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In 1961, the Francisco Donatién Factory in the Pinar del Río Province of Cuba began producing cigars for domestic consumption, in addition to the cigarettes it had been producing for years. These cigars were commonly rolled for national banquets and other public affairs and became colloquially known as Vegueros, after the farmers and field hands that work on Cuba's tobacco and sugar cane plantations. The first people outside of Cuba to become acquainted with these cigars were tourists on sight-seeing trips through Cuba's cigar tobacco-growing regions. In 1997, Habanos SA launched the cigars for export.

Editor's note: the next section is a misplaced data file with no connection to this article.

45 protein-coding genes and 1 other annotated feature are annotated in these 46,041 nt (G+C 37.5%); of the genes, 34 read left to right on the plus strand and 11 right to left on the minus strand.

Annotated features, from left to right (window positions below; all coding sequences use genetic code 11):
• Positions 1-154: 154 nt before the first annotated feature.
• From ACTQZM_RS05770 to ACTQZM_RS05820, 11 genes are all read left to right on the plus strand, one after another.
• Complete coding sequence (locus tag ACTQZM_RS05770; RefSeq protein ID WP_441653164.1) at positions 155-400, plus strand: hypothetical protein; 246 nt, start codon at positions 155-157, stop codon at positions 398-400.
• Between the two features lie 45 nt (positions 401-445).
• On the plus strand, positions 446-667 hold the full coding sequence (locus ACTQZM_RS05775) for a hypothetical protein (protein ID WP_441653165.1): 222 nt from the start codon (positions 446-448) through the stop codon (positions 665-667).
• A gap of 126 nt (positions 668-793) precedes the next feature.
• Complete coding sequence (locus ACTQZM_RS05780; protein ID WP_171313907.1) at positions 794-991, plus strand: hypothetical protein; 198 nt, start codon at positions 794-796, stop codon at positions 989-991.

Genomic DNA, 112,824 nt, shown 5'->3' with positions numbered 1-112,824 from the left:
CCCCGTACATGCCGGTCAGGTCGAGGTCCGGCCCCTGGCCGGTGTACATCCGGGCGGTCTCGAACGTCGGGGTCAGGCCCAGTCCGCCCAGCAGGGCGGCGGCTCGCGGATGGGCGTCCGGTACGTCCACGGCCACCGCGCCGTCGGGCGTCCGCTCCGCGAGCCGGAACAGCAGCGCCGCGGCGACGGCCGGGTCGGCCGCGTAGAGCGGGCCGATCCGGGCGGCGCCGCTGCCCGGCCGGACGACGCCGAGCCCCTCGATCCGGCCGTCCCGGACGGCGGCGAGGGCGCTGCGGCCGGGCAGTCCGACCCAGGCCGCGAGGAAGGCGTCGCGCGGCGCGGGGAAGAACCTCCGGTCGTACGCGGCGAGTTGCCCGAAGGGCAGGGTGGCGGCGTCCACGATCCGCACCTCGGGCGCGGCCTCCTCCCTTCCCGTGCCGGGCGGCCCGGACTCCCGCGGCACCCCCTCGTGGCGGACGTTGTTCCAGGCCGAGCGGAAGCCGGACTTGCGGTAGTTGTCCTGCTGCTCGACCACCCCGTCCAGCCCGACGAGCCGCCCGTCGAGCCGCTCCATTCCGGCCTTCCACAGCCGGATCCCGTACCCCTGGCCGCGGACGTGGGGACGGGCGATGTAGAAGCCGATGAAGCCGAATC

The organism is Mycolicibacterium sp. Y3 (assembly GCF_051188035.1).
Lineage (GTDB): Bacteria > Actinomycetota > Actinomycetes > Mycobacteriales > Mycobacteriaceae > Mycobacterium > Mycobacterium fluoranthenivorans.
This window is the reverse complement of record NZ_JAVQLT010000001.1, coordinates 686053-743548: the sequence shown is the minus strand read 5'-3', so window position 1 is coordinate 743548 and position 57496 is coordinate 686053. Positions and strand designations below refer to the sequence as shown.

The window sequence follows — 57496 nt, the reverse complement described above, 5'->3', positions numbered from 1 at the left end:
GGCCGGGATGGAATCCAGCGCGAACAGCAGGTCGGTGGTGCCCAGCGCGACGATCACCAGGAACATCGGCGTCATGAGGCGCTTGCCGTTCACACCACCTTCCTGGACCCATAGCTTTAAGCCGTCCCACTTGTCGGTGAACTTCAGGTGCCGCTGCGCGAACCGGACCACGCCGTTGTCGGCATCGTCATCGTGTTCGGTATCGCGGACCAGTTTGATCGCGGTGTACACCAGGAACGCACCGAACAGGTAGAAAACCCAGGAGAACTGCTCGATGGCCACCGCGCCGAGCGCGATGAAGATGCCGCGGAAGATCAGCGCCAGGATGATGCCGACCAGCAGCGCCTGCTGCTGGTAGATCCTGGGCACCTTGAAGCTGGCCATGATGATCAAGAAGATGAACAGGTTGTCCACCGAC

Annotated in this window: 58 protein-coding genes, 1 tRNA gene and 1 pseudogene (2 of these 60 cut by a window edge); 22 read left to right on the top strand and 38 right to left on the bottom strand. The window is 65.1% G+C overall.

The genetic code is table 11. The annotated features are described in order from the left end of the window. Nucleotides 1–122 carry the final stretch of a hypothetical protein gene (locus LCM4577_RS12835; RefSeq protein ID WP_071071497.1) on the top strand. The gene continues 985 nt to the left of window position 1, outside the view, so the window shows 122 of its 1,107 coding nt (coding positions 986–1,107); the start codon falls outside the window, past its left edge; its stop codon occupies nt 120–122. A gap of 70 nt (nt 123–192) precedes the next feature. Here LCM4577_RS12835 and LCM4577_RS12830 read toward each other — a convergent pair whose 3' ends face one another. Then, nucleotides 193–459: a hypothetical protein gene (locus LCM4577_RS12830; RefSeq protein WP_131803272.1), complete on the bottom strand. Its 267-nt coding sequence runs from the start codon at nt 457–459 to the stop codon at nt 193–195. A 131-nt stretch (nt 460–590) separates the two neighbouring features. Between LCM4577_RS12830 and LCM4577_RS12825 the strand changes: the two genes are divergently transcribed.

Vitolas in the Vegueros line
The following list of vitolas de salida (commercial vitolas) within the Vegueros marque lists their size and ring gauge in Imperial (and Metric), their vitolas de galera (factory vitolas), and their common name in American cigar slang.
- Especial No. 1 - 7½" × 38 (191 × 15.08 mm), Laguito No. 1, a long panetela
- Especial No. 2 - 6" × 38 (152 × 15.08 mm), Laguito No. 2, a panetela
- Mareva - 5⅛" × 42 (130 × 16.67 mm), Mareva, a petit corona
- Seoane - 4⅞" × 33 (124 × 13.10 mm), Seoane, a small panetela
- Nee, Min Ron - An Illustrated Encyclopaedia of Post-Revolution Havana Cigars (2003, Reprinted: 2005), ISBN 3-9809308-2-3